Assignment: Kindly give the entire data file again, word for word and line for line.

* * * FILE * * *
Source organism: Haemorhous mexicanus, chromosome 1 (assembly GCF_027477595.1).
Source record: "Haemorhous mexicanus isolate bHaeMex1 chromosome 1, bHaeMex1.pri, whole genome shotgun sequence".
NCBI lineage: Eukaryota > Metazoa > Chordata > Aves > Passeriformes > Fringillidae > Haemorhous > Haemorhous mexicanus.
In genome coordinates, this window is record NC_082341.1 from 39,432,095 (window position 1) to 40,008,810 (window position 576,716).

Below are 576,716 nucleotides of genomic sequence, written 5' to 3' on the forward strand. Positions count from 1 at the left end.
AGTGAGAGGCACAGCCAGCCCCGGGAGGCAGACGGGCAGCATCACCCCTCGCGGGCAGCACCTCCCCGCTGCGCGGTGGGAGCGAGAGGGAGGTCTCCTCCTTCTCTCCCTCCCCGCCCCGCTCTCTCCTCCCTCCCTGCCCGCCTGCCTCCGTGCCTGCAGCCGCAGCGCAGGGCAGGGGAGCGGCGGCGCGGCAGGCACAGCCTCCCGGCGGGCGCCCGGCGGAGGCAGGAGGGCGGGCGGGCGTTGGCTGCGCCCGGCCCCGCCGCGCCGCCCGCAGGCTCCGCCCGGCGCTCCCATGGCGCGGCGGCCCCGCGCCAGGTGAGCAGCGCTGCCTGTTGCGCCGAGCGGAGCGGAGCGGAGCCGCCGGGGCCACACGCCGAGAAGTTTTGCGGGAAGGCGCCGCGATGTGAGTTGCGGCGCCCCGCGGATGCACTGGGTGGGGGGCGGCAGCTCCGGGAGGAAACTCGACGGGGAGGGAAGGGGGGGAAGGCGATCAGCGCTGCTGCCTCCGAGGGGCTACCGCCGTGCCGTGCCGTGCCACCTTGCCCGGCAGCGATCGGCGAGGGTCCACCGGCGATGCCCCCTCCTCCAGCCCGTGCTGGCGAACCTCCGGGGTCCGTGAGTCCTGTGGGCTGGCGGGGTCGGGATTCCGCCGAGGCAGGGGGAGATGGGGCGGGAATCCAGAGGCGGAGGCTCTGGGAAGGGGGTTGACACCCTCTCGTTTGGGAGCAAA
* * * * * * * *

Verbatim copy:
Source organism: Haemorhous mexicanus, chromosome 1 (assembly GCF_027477595.1).
Source record: "Haemorhous mexicanus isolate bHaeMex1 chromosome 1, bHaeMex1.pri, whole genome shotgun sequence".
NCBI lineage: Eukaryota > Metazoa > Chordata > Aves > Passeriformes > Fringillidae > Haemorhous > Haemorhous mexicanus.
In genome coordinates, this window is record NC_082341.1 from 39,432,095 (window position 1) to 40,008,810 (window position 576,716).

Below are 576,716 nucleotides of genomic sequence, written 5' to 3' on the forward strand. Positions count from 1 at the left end.
AGTGAGAGGCACAGCCAGCCCCGGGAGGCAGACGGGCAGCATCACCCCTCGCGGGCAGCACCTCCCCGCTGCGCGGTGGGAGCGAGAGGGAGGTCTCCTCCTTCTCTCCCTCCCCGCCCCGCTCTCTCCTCCCTCCCTGCCCGCCTGCCTCCGTGCCTGCAGCCGCAGCGCAGGGCAGGGGAGCGGCGGCGCGGCAGGCACAGCCTCCCGGCGGGCGCCCGGCGGAGGCAGGAGGGCGGGCGGGCGTTGGCTGCGCCCGGCCCCGCCGCGCCGCCCGCAGGCTCCGCCCGGCGCTCCCATGGCGCGGCGGCCCCGCGCCAGGTGAGCAGCGCTGCCTGTTGCGCCGAGCGGAGCGGAGCGGAGCCGCCGGGGCCACACGCCGAGAAGTTTTGCGGGAAGGCGCCGCGATGTGAGTTGCGGCGCCCCGCGGATGCACTGGGTGGGGGGCGGCAGCTCCGGGAGGAAACTCGACGGGGAGGGAAGGGGGGGAAGGCGATCAGCGCTGCTGCCTCCGAGGGGCTACCGCCGTGCCGTGCCGTGCCACCTTGCCCGGCAGCGATCGGCGAGGGTCCACCGGCGATGCCCCCTCCTCCAGCCCGTGCTGGCGAACCTCCGGGGTCCGTGAGTCCTGTGGGCTGGCGGGGTCGGGATTCCGCCGAGGCAGGGGGAGATGGGGCGGGAATCCAGAGGCGGAGGCTCTGGGAAGGGGGTTGACACCCTCTCGTTTGGGAGCAAA